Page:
What Are Unsystematic and Systematic Risks?
All investments are subject to risk. It is generally believed that investors are rewarded for taking risk. However, some risk is not rewarded. Investors need to control or eliminate risks for which they are not rewarded from their investment portfolio. Investment risks can be placed into two broad categories: unsystematic and systematic risks.
Unsystematic risk (also called diversifiable risk) is risk that is specific to a company. This type of risk could include dramatic events such as a strike, a natural disaster such as a fire, or something as simple as slumping sales. Two common sources of unsystematic risk are business risk and financial risk.
Diversification can greatly reduce unsystematic risk from a portfolio. It is unlikely that events such as the ones listed above would happen in every firm at the same time. Therefore, by diversifying, one can reduce their risk. There is no reward for taking on unneeded unsystematic risk.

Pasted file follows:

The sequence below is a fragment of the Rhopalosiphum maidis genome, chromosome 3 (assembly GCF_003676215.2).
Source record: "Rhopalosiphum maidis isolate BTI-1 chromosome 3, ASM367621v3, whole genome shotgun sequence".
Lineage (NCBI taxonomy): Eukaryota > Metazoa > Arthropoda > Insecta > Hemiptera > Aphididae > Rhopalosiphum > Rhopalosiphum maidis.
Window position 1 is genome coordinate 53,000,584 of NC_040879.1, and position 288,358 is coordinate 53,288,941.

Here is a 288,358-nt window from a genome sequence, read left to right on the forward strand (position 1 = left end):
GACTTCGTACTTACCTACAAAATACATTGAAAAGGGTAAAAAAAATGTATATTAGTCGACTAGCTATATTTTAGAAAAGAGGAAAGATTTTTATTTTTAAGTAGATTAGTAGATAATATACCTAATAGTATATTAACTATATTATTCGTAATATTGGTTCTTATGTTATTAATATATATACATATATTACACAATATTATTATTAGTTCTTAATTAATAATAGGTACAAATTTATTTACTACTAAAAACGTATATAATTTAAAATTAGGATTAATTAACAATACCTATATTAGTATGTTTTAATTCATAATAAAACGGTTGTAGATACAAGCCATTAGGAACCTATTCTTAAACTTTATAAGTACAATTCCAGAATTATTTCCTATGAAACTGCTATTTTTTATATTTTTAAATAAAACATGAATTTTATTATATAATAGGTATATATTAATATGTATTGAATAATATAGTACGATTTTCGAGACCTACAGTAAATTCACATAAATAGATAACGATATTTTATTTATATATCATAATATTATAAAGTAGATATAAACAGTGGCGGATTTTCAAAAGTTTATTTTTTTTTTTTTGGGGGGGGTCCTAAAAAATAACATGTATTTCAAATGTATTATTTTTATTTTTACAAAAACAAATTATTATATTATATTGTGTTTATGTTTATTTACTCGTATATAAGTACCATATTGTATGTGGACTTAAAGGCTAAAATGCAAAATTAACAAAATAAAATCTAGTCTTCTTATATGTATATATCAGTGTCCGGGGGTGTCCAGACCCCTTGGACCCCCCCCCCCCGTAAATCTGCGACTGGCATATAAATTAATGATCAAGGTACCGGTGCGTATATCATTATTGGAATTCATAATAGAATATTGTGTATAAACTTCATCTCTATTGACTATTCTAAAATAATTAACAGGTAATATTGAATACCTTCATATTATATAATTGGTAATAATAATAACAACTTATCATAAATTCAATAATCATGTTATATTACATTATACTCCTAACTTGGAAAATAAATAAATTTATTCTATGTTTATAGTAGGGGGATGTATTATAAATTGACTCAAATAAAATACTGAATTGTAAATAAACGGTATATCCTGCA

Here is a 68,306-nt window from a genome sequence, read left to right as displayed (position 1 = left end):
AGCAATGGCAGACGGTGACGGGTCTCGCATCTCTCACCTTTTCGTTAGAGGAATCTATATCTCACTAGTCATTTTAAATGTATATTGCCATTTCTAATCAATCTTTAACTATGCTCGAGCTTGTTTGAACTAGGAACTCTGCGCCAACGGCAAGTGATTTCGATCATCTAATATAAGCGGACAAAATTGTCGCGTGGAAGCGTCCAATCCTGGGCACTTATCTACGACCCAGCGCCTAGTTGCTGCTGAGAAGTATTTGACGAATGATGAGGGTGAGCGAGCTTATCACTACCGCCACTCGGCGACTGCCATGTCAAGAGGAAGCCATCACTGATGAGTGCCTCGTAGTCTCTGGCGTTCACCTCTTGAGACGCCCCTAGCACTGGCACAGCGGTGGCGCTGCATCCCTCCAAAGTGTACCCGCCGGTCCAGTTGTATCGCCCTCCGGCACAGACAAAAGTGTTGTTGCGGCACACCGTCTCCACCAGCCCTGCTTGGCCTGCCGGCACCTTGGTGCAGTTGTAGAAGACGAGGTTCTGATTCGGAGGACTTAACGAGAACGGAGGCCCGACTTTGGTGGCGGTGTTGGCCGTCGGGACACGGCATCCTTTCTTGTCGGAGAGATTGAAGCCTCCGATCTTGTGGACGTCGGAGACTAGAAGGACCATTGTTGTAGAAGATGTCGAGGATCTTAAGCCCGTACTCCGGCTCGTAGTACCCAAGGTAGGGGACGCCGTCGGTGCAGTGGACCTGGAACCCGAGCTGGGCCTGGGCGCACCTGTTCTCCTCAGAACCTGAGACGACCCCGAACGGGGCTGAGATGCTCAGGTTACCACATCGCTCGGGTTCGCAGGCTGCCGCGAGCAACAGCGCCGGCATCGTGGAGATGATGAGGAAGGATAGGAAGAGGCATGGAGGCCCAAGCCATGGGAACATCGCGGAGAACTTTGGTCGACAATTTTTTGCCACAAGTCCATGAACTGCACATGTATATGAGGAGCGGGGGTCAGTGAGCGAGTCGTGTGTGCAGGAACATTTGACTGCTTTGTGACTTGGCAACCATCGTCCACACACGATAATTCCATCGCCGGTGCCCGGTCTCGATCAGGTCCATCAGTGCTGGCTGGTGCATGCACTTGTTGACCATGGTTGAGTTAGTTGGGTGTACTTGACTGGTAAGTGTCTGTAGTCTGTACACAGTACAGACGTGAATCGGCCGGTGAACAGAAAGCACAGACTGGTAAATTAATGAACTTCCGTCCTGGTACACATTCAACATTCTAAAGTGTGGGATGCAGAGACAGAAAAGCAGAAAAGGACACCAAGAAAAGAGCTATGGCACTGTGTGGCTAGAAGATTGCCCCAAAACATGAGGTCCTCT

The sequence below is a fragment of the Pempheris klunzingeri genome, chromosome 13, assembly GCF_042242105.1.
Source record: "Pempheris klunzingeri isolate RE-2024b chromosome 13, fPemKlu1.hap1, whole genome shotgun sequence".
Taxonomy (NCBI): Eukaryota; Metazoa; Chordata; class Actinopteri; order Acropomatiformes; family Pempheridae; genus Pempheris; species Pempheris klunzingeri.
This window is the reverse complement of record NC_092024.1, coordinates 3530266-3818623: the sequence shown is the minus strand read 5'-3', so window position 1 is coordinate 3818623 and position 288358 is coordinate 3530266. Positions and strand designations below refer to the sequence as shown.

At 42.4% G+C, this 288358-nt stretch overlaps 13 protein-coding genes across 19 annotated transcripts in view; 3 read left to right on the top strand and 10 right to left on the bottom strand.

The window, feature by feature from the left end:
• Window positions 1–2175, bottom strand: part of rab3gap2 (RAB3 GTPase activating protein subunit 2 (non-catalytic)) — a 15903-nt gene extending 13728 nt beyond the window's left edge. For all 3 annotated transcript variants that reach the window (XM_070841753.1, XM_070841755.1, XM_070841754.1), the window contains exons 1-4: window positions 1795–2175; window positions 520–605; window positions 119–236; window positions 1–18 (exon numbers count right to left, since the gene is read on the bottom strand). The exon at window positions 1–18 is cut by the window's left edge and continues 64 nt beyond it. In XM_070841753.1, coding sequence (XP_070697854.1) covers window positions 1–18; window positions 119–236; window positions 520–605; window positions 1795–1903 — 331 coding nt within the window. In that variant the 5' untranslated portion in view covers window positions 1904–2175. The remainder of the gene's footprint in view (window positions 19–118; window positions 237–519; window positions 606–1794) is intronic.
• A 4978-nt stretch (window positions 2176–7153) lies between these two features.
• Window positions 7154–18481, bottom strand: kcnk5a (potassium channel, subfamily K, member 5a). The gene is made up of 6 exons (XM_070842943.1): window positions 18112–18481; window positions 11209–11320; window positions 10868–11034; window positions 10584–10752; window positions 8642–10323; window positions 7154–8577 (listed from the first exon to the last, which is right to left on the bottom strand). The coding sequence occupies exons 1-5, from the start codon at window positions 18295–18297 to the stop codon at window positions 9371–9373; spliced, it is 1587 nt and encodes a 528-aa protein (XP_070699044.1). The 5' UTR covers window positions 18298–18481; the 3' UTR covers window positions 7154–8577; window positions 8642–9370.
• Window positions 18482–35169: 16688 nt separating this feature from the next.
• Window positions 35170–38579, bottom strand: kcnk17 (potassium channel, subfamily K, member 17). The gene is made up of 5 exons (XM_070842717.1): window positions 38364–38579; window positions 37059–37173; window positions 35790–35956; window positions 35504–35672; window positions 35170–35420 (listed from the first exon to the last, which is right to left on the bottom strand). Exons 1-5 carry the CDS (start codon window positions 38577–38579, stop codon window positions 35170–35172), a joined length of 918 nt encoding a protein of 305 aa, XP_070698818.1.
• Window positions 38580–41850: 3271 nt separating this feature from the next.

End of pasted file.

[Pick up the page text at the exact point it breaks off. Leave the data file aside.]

Diversification cannot eliminate the risk of facing these events. Therefore, it is considered un-diversifiable risk. This type of risk accounts for most of the risk in a well-diversified portfolio. It is called systematic risk or market risk. However, the expected returns on their investments can reward investors for enduring systematic risks.
Investors are induced to take risks for potentially higher returns. However, not all risks offer such potential rewards. The wise investor identifies these risks and eliminates them from his or her portfolio through diversification.